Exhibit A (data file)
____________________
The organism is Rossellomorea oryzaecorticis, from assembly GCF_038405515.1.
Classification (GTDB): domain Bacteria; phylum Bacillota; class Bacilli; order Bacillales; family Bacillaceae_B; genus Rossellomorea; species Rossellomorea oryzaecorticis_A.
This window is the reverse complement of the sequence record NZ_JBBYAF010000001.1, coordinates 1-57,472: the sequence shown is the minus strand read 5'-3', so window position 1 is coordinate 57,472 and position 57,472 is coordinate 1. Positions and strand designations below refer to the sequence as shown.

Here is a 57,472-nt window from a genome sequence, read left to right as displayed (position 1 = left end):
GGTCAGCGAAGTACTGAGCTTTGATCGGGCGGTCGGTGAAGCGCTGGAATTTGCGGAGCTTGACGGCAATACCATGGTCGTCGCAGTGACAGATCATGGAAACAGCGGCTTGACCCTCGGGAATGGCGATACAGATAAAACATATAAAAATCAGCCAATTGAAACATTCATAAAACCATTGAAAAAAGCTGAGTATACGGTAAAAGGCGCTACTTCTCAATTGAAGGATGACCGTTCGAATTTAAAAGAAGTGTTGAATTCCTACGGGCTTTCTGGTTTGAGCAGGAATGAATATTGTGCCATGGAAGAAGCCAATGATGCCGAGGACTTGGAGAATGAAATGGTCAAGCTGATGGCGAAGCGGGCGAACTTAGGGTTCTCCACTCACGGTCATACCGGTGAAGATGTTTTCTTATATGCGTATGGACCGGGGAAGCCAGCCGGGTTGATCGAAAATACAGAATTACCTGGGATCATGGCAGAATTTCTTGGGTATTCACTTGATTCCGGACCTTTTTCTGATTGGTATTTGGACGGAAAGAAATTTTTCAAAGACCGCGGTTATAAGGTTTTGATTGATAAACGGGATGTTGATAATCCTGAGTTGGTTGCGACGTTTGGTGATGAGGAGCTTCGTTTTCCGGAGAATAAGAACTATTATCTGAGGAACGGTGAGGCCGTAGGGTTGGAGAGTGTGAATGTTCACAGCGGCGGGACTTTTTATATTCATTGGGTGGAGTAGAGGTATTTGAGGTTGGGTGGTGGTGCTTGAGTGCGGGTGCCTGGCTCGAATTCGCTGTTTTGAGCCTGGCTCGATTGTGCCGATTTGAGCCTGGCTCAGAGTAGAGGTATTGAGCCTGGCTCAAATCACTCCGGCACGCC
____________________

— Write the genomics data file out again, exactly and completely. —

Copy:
The organism is Rossellomorea oryzaecorticis, from assembly GCF_038405515.1.
Classification (GTDB): domain Bacteria; phylum Bacillota; class Bacilli; order Bacillales; family Bacillaceae_B; genus Rossellomorea; species Rossellomorea oryzaecorticis_A.
This window is the reverse complement of the sequence record NZ_JBBYAF010000001.1, coordinates 1-57,472: the sequence shown is the minus strand read 5'-3', so window position 1 is coordinate 57,472 and position 57,472 is coordinate 1. Positions and strand designations below refer to the sequence as shown.

Here is a 57,472-nt window from a genome sequence, read left to right as displayed (position 1 = left end):
GGTCAGCGAAGTACTGAGCTTTGATCGGGCGGTCGGTGAAGCGCTGGAATTTGCGGAGCTTGACGGCAATACCATGGTCGTCGCAGTGACAGATCATGGAAACAGCGGCTTGACCCTCGGGAATGGCGATACAGATAAAACATATAAAAATCAGCCAATTGAAACATTCATAAAACCATTGAAAAAAGCTGAGTATACGGTAAAAGGCGCTACTTCTCAATTGAAGGATGACCGTTCGAATTTAAAAGAAGTGTTGAATTCCTACGGGCTTTCTGGTTTGAGCAGGAATGAATATTGTGCCATGGAAGAAGCCAATGATGCCGAGGACTTGGAGAATGAAATGGTCAAGCTGATGGCGAAGCGGGCGAACTTAGGGTTCTCCACTCACGGTCATACCGGTGAAGATGTTTTCTTATATGCGTATGGACCGGGGAAGCCAGCCGGGTTGATCGAAAATACAGAATTACCTGGGATCATGGCAGAATTTCTTGGGTATTCACTTGATTCCGGACCTTTTTCTGATTGGTATTTGGACGGAAAGAAATTTTTCAAAGACCGCGGTTATAAGGTTTTGATTGATAAACGGGATGTTGATAATCCTGAGTTGGTTGCGACGTTTGGTGATGAGGAGCTTCGTTTTCCGGAGAATAAGAACTATTATCTGAGGAACGGTGAGGCCGTAGGGTTGGAGAGTGTGAATGTTCACAGCGGCGGGACTTTTTATATTCATTGGGTGGAGTAGAGGTATTTGAGGTTGGGTGGTGGTGCTTGAGTGCGGGTGCCTGGCTCGAATTCGCTGTTTTGAGCCTGGCTCGATTGTGCCGATTTGAGCCTGGCTCAGAGTAGAGGTATTGAGCCTGGCTCAAATCACTCCGGCACGCC